"Return to your normal activities, please. Oh, Ms. Farroway, good to see you this afternoon. Are you giving a tour?"
"Yes ma'am!" Teal grinned and introduced her cadre of students: "This is the Headmaster of the school, Romia Hathoway. I didn't think we'd see you out this early, ma'am!"
"Well, I needed to take a walk, and I wanted to personally greet some of the new students. I won't get many chances to see them during the semester, so…"
"Oh, yes, you're right. Well, hate to be in a rush, but we've got lots of ground to cover!"
"I understand. Take care, Ms. Farroway!"
"You too! Ah, what a nice woman. She sure handled that fight well! Shall we go?"
"Um, Miss Farroway?" Ira had her hand up, and a look of concern to go along with it. "What just happened? I saw those two just stop fighting, and they didn't strike me as the type to give up like that. What gives?"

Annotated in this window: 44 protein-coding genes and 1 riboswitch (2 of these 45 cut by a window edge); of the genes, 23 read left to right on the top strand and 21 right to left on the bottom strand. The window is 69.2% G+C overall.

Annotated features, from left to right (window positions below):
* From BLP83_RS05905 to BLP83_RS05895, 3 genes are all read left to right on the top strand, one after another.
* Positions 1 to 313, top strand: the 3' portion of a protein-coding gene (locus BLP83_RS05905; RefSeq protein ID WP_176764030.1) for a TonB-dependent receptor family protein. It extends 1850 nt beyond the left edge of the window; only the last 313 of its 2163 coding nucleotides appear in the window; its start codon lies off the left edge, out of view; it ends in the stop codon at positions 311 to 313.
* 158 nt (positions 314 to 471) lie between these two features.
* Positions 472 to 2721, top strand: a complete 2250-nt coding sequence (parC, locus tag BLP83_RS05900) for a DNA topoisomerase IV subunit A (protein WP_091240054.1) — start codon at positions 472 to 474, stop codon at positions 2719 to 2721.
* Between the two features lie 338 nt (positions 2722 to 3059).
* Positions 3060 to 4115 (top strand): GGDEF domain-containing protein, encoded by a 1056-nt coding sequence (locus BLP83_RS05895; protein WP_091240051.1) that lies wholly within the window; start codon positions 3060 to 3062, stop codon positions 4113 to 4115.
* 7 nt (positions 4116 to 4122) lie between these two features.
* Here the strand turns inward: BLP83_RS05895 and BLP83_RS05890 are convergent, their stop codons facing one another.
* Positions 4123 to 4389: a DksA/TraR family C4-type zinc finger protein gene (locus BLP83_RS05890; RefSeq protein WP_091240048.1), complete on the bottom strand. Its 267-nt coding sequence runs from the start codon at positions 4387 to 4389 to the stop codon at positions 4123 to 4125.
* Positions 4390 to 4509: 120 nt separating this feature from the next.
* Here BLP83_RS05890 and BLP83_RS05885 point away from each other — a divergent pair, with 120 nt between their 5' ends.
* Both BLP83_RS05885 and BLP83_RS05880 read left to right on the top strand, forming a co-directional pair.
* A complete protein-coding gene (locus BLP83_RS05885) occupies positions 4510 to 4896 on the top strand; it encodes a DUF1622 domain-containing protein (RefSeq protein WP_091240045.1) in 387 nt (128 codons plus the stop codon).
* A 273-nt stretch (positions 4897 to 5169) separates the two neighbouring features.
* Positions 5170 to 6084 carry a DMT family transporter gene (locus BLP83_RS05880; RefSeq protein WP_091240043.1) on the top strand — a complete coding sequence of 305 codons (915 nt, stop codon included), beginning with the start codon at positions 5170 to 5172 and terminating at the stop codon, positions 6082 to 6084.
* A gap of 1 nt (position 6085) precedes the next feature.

"The Headmaster radiates a great peaceful influence," Teal quoted, her eyes glazing over with seriousness. "All those around her are compelled to lay down their arms and come to diplomatic solutions to their conflicts. I hear that's actually what sets her apart from everyone else. She has the most powerful skill in the world, the ability to take away people's will to fight."
"That doesn't sound so great," Saki snorted. Teal gave the young woman a look of disapproval.
"When you think about it, nothing can beat it. How can you fight someone when you no longer feel compelled to? In any case, I've stalled our tour. We should head over to the dorms."